Wednesday, June 30, 2010

Benefits of Pay Disparities?

Many have argued that large pay disparities among employees can harm organizational performance, in large part due to fairness concerns that can harm morale and affect productivity. However, the Boston Globe reports on an intriguing study by Northwestern Professor Adam Galinksy, who found that NBA teams with large salary differentials outperform those clubs with more equal pay among the players. Galinsky offers an explanation for this finding:

“Status is such an important regulating force on people’s behavior, hierarchy solves so many problems of conflict and coordination in groups,” says Adam Galinsky, a psychologist at Northwestern University’s Kellogg School of Management who did the research on social hierarchies on basketball teams. “In order to perform effectively, you often need to have some pattern of deference.”

I'm not suggesting that this study endorses the notion that CEOs should make 100 times what front-line employees take home in pay. However, the study does perhaps have implications for smaller teams within an organization, perhaps including the senior management team itself. It makes sense that an NBA team excels if people understand their role, rather than having multiple players competing to be the go-to guy. Putting aside the pay issues for a moment, management teams surely benefit in most cases from the same type of crystal-clear role definition.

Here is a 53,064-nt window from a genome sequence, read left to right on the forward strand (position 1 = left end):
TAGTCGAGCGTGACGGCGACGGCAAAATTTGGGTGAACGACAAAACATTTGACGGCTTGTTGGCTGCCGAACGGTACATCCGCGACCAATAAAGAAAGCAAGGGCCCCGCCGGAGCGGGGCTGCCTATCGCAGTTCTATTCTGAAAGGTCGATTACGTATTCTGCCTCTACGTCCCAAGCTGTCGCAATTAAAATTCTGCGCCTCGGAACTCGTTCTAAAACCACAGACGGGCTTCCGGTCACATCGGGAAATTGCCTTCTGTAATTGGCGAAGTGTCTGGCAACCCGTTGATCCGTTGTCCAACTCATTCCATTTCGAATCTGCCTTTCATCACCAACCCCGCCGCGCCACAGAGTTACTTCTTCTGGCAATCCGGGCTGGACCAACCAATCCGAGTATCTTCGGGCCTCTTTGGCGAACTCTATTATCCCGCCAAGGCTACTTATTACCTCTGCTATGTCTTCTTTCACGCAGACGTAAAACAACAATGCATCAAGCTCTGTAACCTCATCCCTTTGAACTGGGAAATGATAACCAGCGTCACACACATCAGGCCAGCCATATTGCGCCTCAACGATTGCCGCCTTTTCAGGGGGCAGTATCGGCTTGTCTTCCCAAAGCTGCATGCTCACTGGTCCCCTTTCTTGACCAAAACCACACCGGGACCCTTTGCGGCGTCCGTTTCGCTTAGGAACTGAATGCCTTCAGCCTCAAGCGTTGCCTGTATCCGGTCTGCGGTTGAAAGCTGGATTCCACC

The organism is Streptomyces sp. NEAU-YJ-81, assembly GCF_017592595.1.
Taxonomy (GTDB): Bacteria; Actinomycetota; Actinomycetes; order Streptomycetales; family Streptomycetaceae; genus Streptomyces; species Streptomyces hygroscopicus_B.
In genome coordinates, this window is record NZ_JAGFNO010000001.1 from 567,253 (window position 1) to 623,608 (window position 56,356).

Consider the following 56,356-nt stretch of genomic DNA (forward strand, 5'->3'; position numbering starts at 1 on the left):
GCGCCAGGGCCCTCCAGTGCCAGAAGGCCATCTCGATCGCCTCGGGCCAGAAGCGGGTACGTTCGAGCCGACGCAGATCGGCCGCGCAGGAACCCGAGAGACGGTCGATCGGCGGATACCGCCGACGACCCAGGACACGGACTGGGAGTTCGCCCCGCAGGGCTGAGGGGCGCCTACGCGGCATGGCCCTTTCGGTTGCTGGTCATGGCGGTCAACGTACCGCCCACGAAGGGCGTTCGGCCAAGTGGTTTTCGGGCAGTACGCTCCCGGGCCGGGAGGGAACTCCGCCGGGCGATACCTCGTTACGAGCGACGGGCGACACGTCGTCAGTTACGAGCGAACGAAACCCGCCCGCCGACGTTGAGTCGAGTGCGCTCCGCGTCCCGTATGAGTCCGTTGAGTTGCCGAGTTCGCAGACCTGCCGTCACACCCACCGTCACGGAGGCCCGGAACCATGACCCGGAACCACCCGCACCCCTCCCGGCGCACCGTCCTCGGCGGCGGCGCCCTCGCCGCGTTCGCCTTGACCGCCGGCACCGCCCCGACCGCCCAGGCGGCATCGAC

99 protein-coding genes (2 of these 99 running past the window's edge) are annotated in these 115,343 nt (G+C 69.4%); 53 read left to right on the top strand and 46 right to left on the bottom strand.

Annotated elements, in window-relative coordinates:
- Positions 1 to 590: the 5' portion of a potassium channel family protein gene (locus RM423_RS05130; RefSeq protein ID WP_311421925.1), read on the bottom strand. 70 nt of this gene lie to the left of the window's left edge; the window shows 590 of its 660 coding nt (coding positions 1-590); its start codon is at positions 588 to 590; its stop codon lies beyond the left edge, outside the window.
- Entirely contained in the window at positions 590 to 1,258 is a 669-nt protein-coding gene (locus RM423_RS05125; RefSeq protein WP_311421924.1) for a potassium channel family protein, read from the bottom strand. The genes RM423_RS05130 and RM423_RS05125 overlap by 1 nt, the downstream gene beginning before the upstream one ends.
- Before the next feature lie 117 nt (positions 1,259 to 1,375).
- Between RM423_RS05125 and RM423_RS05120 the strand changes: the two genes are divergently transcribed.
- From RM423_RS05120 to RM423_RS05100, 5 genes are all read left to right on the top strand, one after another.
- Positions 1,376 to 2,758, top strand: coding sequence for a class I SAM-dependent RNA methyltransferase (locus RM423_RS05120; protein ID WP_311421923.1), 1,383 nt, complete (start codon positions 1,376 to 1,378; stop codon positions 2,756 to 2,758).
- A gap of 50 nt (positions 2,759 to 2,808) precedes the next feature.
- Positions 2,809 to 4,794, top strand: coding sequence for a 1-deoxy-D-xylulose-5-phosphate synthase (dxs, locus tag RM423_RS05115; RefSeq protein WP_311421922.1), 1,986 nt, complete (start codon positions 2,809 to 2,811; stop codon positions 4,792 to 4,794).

1 comment:

Lukas Neville said...

A friend of mine had a dissertation study that looked at this very issue (status inequality) in this very context (the NBA).

If I remember right, she didn't find any relationship between status inequality and team performance.

But she did find some other intriguing results: Teams with high status inequality had more player absences, and more team-hindering, self-aggrandizing 'showboating' -- fouling other players, taking (and missing) risky shots instead of passing to teammates, etc.

You're probably right that status inequalities can be a way of establishing role clarity -- but it strikes me that in situations with high interdependence, it can be a costly way of getting that clarity.